Did Norwegian diplomats help some Lankans to leave the country? - Colombo to raise Norwegian press expose with OsloMay 14, 2011, 7:32 pm
by Shamindra Ferdinando
The Sri Lankan government will raise the alleged involvement of Norwegian embassy in helping LTTE operatives to leave the country legitimately through the Bandaranaike International Airport. Authoritative officials told The Sunday Island that the Sri Lankan embassy in Oslo would take it up with the Norwegian government, while the Norwegian Ambassador in Colombo, Ms Hilde Haraldstad was expected to be summoned by the External Affairs Ministry early this week.
"President Rajapaksa is concerned and wanted the External Affairs Ministry to expedite inquiries," a senior official said. The External Affairs Ministry said that a report was awaited from the Sri Lankan mission in Oslo.
Norwegian newspaper Aftenposten on Friday revealed that the Norwegian embassy in Colombo had helped approximately 12 people, purchasing flight tickets, driving some to the airport, and issuing visas at short notice both for emigrants and those who had already escaped from Sri Lanka.
The revelation comes ahead of the much awaited release of Norwegian evaluation of its involvement in Sri Lanka from 1997 to 2009, with the focus on the final phase of the conflict. The LTTE collapsed on the banks of the Nanthikadal lagoon on May 19, two years ago.
Responding to a query by The Sunday Island, an official overseeing inquiries said that the government wanted to establish the identities of those, who fled the country and when."We always suspected the involvement of Norway and some other countries in LTTE terrorists escaping the police and security forces. At last we now have evidence thanks to the Norwegian media," the official said.
Another source said the government wanted to know whether the operation continued even after the conclusion of the war in May 2009.
Aftenposten quoted Norwegian Opposition politicians as having said that the move was "quite unusual" and "bordering on activism", fearing it would damage diplomatic relations between the two countries.
Head of research at the Norwegian Institute of International Affairs (NUPI), Iver B. Neumann, was quoted having said "it is a considerable violation of sovereignty as well as the basic principle of international politics."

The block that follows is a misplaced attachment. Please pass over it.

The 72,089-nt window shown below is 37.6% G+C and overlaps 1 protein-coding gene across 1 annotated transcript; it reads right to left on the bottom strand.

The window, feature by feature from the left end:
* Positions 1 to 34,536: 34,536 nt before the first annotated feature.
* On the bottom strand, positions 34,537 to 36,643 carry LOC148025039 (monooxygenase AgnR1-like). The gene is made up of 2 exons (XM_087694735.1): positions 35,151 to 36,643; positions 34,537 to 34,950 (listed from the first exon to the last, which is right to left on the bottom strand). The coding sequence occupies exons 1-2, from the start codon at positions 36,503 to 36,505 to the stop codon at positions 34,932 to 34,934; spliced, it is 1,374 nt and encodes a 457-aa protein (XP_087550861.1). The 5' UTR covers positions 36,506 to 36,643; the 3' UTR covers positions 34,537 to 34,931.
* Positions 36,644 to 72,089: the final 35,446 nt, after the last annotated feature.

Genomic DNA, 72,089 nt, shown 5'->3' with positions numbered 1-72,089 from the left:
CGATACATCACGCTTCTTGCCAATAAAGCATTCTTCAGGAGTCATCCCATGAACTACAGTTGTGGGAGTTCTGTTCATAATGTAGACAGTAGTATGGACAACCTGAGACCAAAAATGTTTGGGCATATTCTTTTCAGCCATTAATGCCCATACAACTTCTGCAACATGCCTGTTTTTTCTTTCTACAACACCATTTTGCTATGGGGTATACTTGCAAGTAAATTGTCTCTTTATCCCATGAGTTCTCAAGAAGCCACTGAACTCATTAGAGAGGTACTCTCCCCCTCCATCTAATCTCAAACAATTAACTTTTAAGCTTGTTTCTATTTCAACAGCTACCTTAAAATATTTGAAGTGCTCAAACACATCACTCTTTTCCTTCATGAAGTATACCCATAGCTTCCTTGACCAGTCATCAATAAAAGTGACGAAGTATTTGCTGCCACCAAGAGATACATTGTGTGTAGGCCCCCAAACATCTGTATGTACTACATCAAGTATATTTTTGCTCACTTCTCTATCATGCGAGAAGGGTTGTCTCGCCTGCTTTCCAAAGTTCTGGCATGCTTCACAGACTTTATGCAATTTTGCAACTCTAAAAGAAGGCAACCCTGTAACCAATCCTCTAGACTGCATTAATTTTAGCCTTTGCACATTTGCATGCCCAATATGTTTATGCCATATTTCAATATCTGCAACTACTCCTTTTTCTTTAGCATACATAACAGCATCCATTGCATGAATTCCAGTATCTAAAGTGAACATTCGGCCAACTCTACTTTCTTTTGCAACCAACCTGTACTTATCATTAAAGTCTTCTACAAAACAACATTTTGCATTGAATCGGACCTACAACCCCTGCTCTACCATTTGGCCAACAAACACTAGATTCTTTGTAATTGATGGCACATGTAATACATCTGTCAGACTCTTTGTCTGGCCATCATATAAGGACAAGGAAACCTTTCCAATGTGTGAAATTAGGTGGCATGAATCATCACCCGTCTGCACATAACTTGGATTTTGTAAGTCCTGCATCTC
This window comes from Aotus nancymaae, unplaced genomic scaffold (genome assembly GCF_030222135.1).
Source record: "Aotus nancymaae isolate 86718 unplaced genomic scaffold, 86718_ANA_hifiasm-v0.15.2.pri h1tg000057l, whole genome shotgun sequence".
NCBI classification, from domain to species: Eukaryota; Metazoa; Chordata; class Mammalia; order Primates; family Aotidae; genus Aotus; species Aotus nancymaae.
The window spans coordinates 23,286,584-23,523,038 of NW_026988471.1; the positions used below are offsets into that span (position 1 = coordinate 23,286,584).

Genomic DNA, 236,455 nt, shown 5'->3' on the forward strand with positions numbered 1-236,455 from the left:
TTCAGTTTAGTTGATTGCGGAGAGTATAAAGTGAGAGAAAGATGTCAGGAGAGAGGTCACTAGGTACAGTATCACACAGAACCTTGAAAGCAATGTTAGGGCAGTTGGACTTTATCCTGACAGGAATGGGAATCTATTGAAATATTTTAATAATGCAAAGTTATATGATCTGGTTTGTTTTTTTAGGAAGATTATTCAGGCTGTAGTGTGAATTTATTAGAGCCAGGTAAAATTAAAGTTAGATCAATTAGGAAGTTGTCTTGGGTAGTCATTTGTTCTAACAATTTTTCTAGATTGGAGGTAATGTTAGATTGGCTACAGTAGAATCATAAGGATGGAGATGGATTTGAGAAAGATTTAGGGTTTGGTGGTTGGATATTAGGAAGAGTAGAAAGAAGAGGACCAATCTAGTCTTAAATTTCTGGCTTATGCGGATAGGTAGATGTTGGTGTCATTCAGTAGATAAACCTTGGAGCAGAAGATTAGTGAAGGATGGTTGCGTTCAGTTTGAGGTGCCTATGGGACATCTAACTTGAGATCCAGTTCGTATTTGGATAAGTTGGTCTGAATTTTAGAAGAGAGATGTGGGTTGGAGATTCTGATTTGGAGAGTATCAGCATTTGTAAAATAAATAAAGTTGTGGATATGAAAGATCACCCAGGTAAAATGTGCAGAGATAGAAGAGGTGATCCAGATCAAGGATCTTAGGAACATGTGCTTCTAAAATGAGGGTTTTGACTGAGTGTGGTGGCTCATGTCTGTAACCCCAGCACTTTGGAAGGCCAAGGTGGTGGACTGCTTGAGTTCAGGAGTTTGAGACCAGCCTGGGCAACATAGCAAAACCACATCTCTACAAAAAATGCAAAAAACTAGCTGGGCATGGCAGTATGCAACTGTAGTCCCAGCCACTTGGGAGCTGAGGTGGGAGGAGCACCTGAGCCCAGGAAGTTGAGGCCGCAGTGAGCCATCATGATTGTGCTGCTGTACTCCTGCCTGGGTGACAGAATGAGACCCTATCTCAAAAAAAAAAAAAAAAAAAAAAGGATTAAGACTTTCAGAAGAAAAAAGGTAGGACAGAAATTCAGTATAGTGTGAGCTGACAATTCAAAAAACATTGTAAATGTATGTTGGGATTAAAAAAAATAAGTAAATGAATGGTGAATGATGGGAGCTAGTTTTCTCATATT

"It also undermines Norwegian interests because a small-sized country such as Norway benefits from transparency, rather than how this matter has been handled," he said.
Sources said that those helped by the Norwegians to flee Sri Lanka couldn’t be ordinary Tigers. The Norwegian embassy would never have involved in such high handed clandestine operation in violation of all diplomatic norms unless those trying to flee the country were of considerable importance to the LTTE leadership.
They said that the Norwegian embassy here wouldn’t have carried out the operation without having approval from Oslo and would not have risked a diplomatic row for LTTE fighters.
The External Affairs Ministry said that it wasn’t clear whether any of the Norwegian diplomatic staff allegedly involved in the operation were still here.
Sources said that it would be interesting to know whether Norway facilitated the movement of any other nationals to other parts of the world. Norway had been deeply involved in negotiating with Hamas over the years, sources said, asserting that Norwegian diplomatic personnel could have been involved in ‘monkey business’ elsewhere.
Sources said that the government had been quietly talking with the Norwegian embassy in the recent past and exploring ways and means of improving relations in the post-war era.
The Aftenposten revelation couldn’t have come at a worse time for those seeking to strengthen diplomatic relations in spite of Norwegian bias towards the LTTE and those hell-bent on subverting the country.
Sources said that a meeting between President Mahinda Rajapaksa and the Norwegian Premier, at the UN General Assembly sessions next September, had been on the cards though not yet finalized.
Last Updated Dec 10 2016 | 05:39 pm